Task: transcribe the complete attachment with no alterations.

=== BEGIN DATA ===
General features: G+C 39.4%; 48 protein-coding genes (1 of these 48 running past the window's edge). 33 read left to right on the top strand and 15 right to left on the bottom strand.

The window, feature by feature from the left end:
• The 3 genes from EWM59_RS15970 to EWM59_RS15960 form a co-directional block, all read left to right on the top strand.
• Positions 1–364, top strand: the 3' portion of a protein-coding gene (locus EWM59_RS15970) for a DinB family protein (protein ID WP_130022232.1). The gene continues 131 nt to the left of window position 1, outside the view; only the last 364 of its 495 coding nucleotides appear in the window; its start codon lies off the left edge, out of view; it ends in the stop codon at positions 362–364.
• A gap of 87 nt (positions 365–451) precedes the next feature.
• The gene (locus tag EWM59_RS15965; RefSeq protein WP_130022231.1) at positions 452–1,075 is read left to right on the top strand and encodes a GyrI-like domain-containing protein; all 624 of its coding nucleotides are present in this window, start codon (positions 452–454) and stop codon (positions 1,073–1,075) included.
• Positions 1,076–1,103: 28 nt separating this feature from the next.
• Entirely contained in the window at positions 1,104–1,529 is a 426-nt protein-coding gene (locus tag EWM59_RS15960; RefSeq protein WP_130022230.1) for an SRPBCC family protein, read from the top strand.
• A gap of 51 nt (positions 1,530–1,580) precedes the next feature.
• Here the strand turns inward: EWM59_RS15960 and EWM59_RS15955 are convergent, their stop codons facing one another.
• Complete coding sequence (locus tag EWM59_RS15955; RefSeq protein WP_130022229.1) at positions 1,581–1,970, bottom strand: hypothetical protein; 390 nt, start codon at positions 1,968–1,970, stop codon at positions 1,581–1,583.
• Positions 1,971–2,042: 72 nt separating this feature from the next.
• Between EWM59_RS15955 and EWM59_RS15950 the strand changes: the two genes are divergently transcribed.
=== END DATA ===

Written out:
General features: G+C 39.4%; 48 protein-coding genes (1 of these 48 running past the window's edge). 33 read left to right on the top strand and 15 right to left on the bottom strand.

The window, feature by feature from the left end:
• The 3 genes from EWM59_RS15970 to EWM59_RS15960 form a co-directional block, all read left to right on the top strand.
• Positions 1–364, top strand: the 3' portion of a protein-coding gene (locus EWM59_RS15970) for a DinB family protein (protein ID WP_130022232.1). The gene continues 131 nt to the left of window position 1, outside the view; only the last 364 of its 495 coding nucleotides appear in the window; its start codon lies off the left edge, out of view; it ends in the stop codon at positions 362–364.
• A gap of 87 nt (positions 365–451) precedes the next feature.
• The gene (locus tag EWM59_RS15965; RefSeq protein WP_130022231.1) at positions 452–1,075 is read left to right on the top strand and encodes a GyrI-like domain-containing protein; all 624 of its coding nucleotides are present in this window, start codon (positions 452–454) and stop codon (positions 1,073–1,075) included.
• Positions 1,076–1,103: 28 nt separating this feature from the next.
• Entirely contained in the window at positions 1,104–1,529 is a 426-nt protein-coding gene (locus tag EWM59_RS15960; RefSeq protein WP_130022230.1) for an SRPBCC family protein, read from the top strand.
• A gap of 51 nt (positions 1,530–1,580) precedes the next feature.
• Here the strand turns inward: EWM59_RS15960 and EWM59_RS15955 are convergent, their stop codons facing one another.
• Complete coding sequence (locus tag EWM59_RS15955; RefSeq protein WP_130022229.1) at positions 1,581–1,970, bottom strand: hypothetical protein; 390 nt, start codon at positions 1,968–1,970, stop codon at positions 1,581–1,583.
• Positions 1,971–2,042: 72 nt separating this feature from the next.
• Between EWM59_RS15955 and EWM59_RS15950 the strand changes: the two genes are divergently transcribed.